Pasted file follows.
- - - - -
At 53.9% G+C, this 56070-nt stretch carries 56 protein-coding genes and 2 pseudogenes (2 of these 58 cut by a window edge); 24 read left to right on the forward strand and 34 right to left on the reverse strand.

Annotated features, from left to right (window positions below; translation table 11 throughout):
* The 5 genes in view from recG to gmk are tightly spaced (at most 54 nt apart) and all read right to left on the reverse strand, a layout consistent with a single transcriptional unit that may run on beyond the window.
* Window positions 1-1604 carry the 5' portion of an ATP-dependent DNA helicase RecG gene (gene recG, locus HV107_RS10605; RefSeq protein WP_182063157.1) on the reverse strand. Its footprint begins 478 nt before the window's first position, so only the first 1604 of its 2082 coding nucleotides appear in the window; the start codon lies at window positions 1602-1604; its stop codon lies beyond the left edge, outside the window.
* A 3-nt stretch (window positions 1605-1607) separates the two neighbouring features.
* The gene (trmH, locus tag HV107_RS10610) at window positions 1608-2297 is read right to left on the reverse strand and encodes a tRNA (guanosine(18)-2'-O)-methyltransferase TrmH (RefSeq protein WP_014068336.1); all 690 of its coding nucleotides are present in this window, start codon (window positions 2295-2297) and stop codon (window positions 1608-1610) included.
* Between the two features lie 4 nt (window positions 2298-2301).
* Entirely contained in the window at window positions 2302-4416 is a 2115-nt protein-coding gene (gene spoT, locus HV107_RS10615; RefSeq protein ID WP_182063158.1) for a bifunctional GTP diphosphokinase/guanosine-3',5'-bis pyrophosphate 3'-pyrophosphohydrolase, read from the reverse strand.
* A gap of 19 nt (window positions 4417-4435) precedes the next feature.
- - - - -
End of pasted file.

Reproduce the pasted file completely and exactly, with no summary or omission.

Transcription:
At 53.9% G+C, this 56070-nt stretch carries 56 protein-coding genes and 2 pseudogenes (2 of these 58 cut by a window edge); 24 read left to right on the forward strand and 34 right to left on the reverse strand.

Annotated features, from left to right (window positions below; translation table 11 throughout):
* The 5 genes in view from recG to gmk are tightly spaced (at most 54 nt apart) and all read right to left on the reverse strand, a layout consistent with a single transcriptional unit that may run on beyond the window.
* Window positions 1-1604 carry the 5' portion of an ATP-dependent DNA helicase RecG gene (gene recG, locus HV107_RS10605; RefSeq protein WP_182063157.1) on the reverse strand. Its footprint begins 478 nt before the window's first position, so only the first 1604 of its 2082 coding nucleotides appear in the window; the start codon lies at window positions 1602-1604; its stop codon lies beyond the left edge, outside the window.
* A 3-nt stretch (window positions 1605-1607) separates the two neighbouring features.
* The gene (trmH, locus tag HV107_RS10610) at window positions 1608-2297 is read right to left on the reverse strand and encodes a tRNA (guanosine(18)-2'-O)-methyltransferase TrmH (RefSeq protein WP_014068336.1); all 690 of its coding nucleotides are present in this window, start codon (window positions 2295-2297) and stop codon (window positions 1608-1610) included.
* Between the two features lie 4 nt (window positions 2298-2301).
* Entirely contained in the window at window positions 2302-4416 is a 2115-nt protein-coding gene (gene spoT, locus HV107_RS10615; RefSeq protein ID WP_182063158.1) for a bifunctional GTP diphosphokinase/guanosine-3',5'-bis pyrophosphate 3'-pyrophosphohydrolase, read from the reverse strand.
* A gap of 19 nt (window positions 4417-4435) precedes the next feature.